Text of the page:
Psychedelic Medicines for Mood Disorders. Current Evidence and Clinical Considerations, Jerome Sarris et al., 2022

Psychedelic Medicines for Mood Disorders

Current Evidence and Clinical Considerations

Jerome Sarris; Diego Pinzon Rubiano; Kimberley Day; Nicole L. Galvão-Coelho; Daniel Perkins

Current Opinion in Psychiatry, 2022, 35, (1), 22-29.
doi : 10.1097/YCO.0000000000000759


Abstract and Introduction


Purpose of Review: Despite advances in treatment modalities for mood disorders over recent decades, further therapeutic options are still required. Increased research is occurring, with the pursuit of psychedelic-based pharmacotherapies for a range of mood disorders and other conditions.

Recent Findings: Serotonergic psychedelics have been found to modulate brain networks underlying various psychiatric disorders, as well promoting neurogenesis and neuroplasticity. Randomized placebo-controlled trials have found psilocybin with psychological support effective at treating depression, including treatment-resistant depression; with emergent research also signalling N,N-dimethyltryptamine/ayahuasca also as a potential option for the treatment of depression. Lysergic acid diethylamide has been found to have anxiolytic effects, whereas 3,4-methylenedioxymethamphetamine (MDMA) has been used effectively to treat post-traumatic stress disorder (PTSD), with Phase III clinical trial evidence. Microdosing of psychedelics is a growing phenomenon that has shown benefits in some preclinical data; however, a recent self-directed controlled trial reported no evidence of improved mood.

Summary: Current research with medicinal psychedelics, usually as an adjunct to psychotherapy, has shown encouraging results in treating mood disorders. However, there are challenges regarding blinding and sample sizes remain small, and there have been no definitive Phase III studies (aside from MDMA for PTSD). Further work exploring novel formulations, interface with pharmacogenomics and the microbiome, and inflammatory pathways can be advised.


Ancient preindustrial cultures have used psychoactive plants to facilitate a process akin to psychotherapeutic healing, with archaeological evidence suggesting use of psychoactive plants by humans for milenia.[1] In Western culture, from the early 1950s to the mid-late 1960s psychedelic substances were used in psychiatry, with encouraging signs of therapeutic potential.[2] However, the prohibition of these substances from the 1960s halted scientific research in the areas of medical and life sciences.[3] One of the consequences of this ban was the lack of innovation with new medicines in this area. Nevertheless, the past decade has seen a rebirth of research with psychedelic substances.[4]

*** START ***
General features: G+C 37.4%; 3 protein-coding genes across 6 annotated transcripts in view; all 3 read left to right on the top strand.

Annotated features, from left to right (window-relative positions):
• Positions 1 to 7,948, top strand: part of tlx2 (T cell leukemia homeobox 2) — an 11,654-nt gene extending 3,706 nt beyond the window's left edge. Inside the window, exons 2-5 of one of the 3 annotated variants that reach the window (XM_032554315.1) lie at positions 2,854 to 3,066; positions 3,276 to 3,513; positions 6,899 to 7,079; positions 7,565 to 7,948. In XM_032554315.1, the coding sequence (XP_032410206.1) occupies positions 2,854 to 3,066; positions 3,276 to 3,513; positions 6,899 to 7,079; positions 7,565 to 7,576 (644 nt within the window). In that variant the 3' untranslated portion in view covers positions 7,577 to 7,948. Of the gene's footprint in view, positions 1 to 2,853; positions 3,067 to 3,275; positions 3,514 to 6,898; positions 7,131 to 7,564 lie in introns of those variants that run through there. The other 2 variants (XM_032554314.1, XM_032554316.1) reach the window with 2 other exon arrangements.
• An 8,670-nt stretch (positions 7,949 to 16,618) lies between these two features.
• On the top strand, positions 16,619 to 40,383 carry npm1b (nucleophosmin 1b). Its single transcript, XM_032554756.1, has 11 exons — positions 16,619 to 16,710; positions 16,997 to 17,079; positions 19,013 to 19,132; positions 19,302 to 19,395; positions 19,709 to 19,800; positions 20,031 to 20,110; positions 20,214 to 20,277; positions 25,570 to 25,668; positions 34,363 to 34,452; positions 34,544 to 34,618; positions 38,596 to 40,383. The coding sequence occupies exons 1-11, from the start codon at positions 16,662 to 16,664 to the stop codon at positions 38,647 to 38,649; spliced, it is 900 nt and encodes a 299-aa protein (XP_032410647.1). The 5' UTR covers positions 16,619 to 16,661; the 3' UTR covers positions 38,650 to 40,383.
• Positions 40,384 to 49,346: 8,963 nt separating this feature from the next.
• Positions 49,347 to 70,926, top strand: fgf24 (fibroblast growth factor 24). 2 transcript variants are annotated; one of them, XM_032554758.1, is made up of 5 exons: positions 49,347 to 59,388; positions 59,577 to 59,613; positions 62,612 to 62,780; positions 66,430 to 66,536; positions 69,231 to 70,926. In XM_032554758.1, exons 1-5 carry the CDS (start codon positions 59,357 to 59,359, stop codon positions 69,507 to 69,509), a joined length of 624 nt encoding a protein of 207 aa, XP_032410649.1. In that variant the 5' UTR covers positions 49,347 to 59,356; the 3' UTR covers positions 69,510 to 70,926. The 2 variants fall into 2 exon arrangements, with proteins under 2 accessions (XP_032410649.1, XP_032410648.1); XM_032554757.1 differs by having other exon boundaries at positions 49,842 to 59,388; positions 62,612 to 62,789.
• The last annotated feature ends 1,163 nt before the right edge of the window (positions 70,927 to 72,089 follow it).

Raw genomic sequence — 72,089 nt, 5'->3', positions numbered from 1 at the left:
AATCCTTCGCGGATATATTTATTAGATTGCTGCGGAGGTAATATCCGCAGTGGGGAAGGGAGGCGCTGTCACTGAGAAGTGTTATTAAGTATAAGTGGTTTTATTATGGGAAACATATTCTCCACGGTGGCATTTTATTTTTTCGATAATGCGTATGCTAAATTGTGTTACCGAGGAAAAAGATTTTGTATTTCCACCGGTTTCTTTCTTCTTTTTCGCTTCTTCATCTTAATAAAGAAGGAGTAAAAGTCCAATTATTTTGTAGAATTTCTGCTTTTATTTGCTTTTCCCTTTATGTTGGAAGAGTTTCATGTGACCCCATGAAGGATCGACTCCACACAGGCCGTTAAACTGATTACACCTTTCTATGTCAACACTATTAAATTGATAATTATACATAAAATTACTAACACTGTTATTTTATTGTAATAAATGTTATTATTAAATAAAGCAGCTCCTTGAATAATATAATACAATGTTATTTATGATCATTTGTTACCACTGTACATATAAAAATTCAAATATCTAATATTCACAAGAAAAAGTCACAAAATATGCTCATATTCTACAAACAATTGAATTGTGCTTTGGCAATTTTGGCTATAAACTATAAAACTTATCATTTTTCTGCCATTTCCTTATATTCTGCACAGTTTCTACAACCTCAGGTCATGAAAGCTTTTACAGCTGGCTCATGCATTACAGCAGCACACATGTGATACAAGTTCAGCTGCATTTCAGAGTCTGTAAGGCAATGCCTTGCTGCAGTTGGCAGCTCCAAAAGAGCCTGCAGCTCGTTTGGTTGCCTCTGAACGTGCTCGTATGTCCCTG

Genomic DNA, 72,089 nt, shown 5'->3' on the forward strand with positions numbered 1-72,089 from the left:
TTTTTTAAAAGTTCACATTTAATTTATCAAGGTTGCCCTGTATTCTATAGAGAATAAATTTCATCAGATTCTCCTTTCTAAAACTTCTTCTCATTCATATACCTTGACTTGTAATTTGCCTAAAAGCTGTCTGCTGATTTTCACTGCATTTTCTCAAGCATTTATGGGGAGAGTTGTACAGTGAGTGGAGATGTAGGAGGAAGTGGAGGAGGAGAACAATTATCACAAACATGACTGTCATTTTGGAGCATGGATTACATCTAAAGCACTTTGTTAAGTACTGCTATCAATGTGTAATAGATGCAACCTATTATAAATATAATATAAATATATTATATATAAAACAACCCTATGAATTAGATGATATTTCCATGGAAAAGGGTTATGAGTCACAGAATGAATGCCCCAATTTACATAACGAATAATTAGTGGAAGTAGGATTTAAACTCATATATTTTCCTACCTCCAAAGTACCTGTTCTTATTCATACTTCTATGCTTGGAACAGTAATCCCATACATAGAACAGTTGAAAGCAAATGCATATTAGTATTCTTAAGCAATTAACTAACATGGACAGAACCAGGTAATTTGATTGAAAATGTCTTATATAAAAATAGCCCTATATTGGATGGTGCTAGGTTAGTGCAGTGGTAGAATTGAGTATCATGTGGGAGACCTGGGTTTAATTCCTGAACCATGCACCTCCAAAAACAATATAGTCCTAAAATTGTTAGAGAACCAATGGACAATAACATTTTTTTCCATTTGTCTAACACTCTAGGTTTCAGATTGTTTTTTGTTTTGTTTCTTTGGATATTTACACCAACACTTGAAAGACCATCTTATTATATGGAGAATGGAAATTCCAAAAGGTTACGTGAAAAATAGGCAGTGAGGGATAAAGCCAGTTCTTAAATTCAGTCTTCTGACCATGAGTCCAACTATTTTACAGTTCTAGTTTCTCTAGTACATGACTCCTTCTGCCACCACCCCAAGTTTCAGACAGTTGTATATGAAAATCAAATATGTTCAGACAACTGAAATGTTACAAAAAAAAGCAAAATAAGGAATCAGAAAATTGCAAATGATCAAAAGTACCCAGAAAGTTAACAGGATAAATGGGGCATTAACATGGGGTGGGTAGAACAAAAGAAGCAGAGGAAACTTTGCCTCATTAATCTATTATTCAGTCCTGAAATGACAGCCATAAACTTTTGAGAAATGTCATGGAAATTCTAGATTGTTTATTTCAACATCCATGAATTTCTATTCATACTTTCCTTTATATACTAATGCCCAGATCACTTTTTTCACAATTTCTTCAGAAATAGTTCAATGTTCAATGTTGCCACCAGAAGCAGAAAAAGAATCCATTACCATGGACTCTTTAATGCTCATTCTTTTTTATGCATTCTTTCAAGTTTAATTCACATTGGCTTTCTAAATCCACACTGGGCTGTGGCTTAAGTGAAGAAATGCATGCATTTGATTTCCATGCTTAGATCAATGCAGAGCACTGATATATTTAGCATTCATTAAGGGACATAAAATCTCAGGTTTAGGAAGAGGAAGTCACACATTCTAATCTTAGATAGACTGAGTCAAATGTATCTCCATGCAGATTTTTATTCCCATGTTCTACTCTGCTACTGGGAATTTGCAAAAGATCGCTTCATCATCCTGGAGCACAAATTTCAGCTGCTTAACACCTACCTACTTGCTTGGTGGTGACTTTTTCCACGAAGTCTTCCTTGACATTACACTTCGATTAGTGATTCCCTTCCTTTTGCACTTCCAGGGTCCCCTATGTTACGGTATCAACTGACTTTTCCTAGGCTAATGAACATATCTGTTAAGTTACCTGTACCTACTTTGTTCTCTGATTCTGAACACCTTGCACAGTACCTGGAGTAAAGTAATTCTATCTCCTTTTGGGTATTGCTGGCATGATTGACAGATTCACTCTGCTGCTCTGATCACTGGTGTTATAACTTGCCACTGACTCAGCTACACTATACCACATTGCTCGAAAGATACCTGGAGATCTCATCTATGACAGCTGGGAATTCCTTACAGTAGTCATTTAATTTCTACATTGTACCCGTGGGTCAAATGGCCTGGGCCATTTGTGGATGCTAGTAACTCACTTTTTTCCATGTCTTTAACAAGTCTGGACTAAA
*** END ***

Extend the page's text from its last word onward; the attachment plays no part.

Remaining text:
There are currently over 70 clinical trials being conducted across the world using psychedelic-based pharmacotherapies for mood disorders.[5] One of the main areas of research has been the use of ‘classical’ psychedelics, which modulate the serotonergic pathway. These include compounds such as psilocybin, N,N-dimethyltryptamine (DMT; usually in the form of the South American plant-based preparation ‘ayahuasca’) and lysergic acid diethylamide (LSD), which have their primary pathway of action via the 5-HT2A receptors. The compound 3,4-methylenedioxymethamphetamine (MDMA), while not a classical psychedelic, has also been increasingly studied for use as a psychoactive agent within the field. Classical psychedelics have a lower harm profile than many drugs both legal and illegal, and are considered not to create physical dependence, abuse, or withdrawal.[6] However, they are contraindicated for people diagnosed or at risk of psychotic disorders.[7] MDMA is rarely addictive, has a low potential for abuse, and no known neurotoxic effects at doses used clinically.[8] The recent Australian Drug Harms Ranking Study, identified psilocybin and MDMA as among the five least harmful drugs out of 22 investigated, scoring 5 and 7, respectively. Alcohol was ranked as the most harmful, scored at 71, fentanyl 51, prescription opioids 30, and cannabis 17.[9]

Our present aim is to summarize current research within the evolving field of medicinal psychedelics for use in mood disorders. We provide a concise review of the key mechanistic and clinical data for all major classical psychedelics (psilocybin, LSD, and DMT/ayahuasca), and MDMA. A review of the English language literature was conducted from inception up to September 2021, with clinical data being located and synthesized on major depressive disorder, post-traumatic stress disorder (PTSD), and social anxiety. No clinical trial data were found for other affective disorders in which these were the primary outcome measure (e.g., generalised anxiety disorder, panic disorder, dysthymia). Further, we provide a ‘clinician friendly’ table summarizing the data and suggested applications, in addition to a clinical considerations section.

Mechanisms of Action